More info on Cape Horn is given:
https://en.wikipedia.org/wiki/Cape_Horn

Source: Internet.
Chile 1995 250p sg 1630, scott 1148.

USS DESTROYER World War II

St Kitts issued in 1995 four stamps for the 50th Anniversary of the end of World War II, one of this stamps shows us an “escort destroyer” of the USA Navy.

By comparing photos of the USS escort destroyers World War II and the stamp the only class which is almost identical with the vessel depict on the stamp is the Evarts or Buckley class. Both classes are almost identical, only the Buckley class was significantly longer. The stamp shows us a vessel from the starboard bow, and from the stamp I can’t clearly make out which type is depict.
Which vessel of this classes is depict is unknown, many were built during World War II in sections in factories around the USA and then assembled on a yard.
The U.K. in a lend lease act used during the war many of this destroyers.

Sources: Internet.
St Kitts 1995 $8 sg 438, scott 392

USA CAR FERRY around 1900

This stamp issued by the USA and designed by Richard Schlecht of Arlington, Virginia is based on ferry boats sailing on the Hudson River by New York around 1900, he used primarily the NEWARK built in 1902 and her sister the CHICAGO built in 1901. The two double ended ferries were sisters but did have minor differences.
The NEWARK was built as a double decker car-ferry under yard no 138 by T.S. Marvel in Newburg, NY for the Pennsylvania Railroad Co, in New York.
Launched as NEWARK.
Tonnage 1,308 ton, dim. 58.7 (bpp.) x 14.0m.
Powered by a triple expansion steam engine, 750 hp.
July 1902 completed.
Used in the service between New Jersey and Manhattan.
1949 Transferred to de Delaware-New Jersey Ferry Co. in Wilmington, DE. Not renamed.
September 1951 broken up in Baltimore.

Her sister was built under yard No 177 by Burlee Shipbuilding & Dry-dock Co, Mariner’s Harbour for the Pennsylvania Railroad Co. New York.
Launched as the CHICAGO.
Tonnage 1,334 ton, dim. 58.9 (bpp.) x 14.0m.
Same type of engine only her horse powered was 700 hp.
1901 Completed.

Same service as the NEWARK.
1949 Transferred to Delaware New Jersey Ferry Co, Wilmington, DE not renamed.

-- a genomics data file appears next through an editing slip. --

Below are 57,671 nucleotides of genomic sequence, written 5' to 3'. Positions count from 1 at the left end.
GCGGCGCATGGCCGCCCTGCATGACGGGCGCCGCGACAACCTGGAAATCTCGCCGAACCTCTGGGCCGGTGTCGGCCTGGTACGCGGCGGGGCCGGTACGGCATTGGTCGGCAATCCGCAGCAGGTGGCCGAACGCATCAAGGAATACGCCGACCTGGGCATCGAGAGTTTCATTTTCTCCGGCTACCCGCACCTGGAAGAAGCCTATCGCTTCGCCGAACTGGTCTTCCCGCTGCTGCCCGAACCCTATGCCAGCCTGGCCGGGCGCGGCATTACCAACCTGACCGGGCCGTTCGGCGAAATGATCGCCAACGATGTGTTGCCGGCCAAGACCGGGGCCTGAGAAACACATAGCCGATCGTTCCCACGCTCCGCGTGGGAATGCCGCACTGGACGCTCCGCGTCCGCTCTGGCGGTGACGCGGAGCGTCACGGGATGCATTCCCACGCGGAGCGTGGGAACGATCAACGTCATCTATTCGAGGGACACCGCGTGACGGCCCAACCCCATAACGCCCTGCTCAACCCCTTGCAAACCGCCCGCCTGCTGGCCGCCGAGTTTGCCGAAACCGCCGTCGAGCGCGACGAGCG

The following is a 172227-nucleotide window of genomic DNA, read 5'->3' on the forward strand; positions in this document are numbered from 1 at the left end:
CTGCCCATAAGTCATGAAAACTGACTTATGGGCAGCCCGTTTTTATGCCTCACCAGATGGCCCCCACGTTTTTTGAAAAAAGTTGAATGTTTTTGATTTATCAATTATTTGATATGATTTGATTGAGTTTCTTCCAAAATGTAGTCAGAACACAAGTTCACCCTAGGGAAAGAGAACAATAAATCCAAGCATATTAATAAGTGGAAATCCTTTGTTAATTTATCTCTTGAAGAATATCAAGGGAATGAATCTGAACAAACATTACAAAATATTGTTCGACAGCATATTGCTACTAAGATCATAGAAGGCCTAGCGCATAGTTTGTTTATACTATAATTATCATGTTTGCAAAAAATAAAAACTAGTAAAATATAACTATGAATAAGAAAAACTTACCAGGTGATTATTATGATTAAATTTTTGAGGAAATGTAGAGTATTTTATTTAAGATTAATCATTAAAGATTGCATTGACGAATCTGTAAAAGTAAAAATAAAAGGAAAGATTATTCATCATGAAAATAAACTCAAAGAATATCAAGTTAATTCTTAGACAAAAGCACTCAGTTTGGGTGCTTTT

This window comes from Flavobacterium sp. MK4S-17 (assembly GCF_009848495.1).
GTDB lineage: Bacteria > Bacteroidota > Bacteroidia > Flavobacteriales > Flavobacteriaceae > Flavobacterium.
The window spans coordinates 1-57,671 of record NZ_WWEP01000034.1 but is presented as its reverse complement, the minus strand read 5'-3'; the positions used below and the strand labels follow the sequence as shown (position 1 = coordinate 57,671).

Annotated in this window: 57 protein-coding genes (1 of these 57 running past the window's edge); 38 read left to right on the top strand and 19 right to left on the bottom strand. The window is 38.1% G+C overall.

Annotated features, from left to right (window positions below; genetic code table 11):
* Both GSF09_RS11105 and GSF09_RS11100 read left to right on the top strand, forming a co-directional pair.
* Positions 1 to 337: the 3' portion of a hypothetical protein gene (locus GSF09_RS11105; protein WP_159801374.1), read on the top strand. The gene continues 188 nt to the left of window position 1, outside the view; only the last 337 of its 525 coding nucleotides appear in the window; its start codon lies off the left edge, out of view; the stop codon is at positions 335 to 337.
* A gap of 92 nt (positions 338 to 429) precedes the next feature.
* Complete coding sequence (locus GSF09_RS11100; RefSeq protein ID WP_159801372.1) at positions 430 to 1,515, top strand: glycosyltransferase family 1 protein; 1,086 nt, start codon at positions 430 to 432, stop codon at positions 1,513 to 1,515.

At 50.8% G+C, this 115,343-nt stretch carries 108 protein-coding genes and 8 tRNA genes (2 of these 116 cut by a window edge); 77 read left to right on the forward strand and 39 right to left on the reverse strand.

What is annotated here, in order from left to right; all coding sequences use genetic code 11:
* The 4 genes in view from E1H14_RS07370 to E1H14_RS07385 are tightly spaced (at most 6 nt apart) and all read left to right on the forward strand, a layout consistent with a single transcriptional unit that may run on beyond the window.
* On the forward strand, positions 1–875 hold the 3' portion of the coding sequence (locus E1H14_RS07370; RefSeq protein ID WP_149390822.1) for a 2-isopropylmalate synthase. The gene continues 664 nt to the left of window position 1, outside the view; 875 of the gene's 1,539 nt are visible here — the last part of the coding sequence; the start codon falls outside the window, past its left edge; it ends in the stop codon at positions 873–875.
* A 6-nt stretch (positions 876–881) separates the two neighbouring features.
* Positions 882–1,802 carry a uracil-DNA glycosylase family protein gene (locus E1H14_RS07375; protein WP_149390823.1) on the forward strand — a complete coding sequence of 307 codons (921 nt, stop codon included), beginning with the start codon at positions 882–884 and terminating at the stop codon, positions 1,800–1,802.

1951 Transferred to the State of Delaware, Wilmington, not renamed.
May 1952 scrapped by Patapsco Scrap Co., Baltimore.

Source: Internet and http://www.miramarshipindex.nz
USA 1990 32c sg 2481, scott 2466.

SOMALIA SAILING SHIPS 1994

Somalia used four stamps in 1994 which show sailing ships.

150 sh Viking ship. viewtopic.php?f=2&t=10360
350 sh Junk. viewtopic.php?f=2&t=14069
600 sh galleon. viewtopic.php?f=2&t=11966
1400 sh Clipper ship. viewtopic.php?f=2&t=13935

Somalia 1994 150/1400sh sg?, scott?

PORTLAND HMS (F-79)

Tristan da Cunha has a close affinity to the military and in particular the Navy, from the founding of the British community nearly 200 years ago, to the present day. As the world’s most remote inhabited island, visiting naval ships have always been a welcome sight and have provided much needed support for those living on Tristan da Cunha. With a population of just 254 islanders (January 2018) resident on Tristan the arrival of a ship’s crew can almost double the local population and is often a time of great excitement and celebration.

HMS PORTLAND arrived off Tristan 14 January 2017 from South Georgia and anchored offshore. The small harbour was too small for her but personnel were ferried to the island the following day, once the Harbour Master had assessed the swell and confirmed that it was a suitable day.

She had carried out a fishery protection patrol of Tristan’s waters – the sea is rich with crawfish, one of the island’s main sources of income – before dropping anchor for 24 hours in company with tanker RFA GOLD ROVER.

As always, the short visit assured islanders the mother country had not forgotten about them and allowed the sailors the rare chance to enjoy an island few people set foot on.
http://www.pobjoystamps.com/contents/en ... Ships.html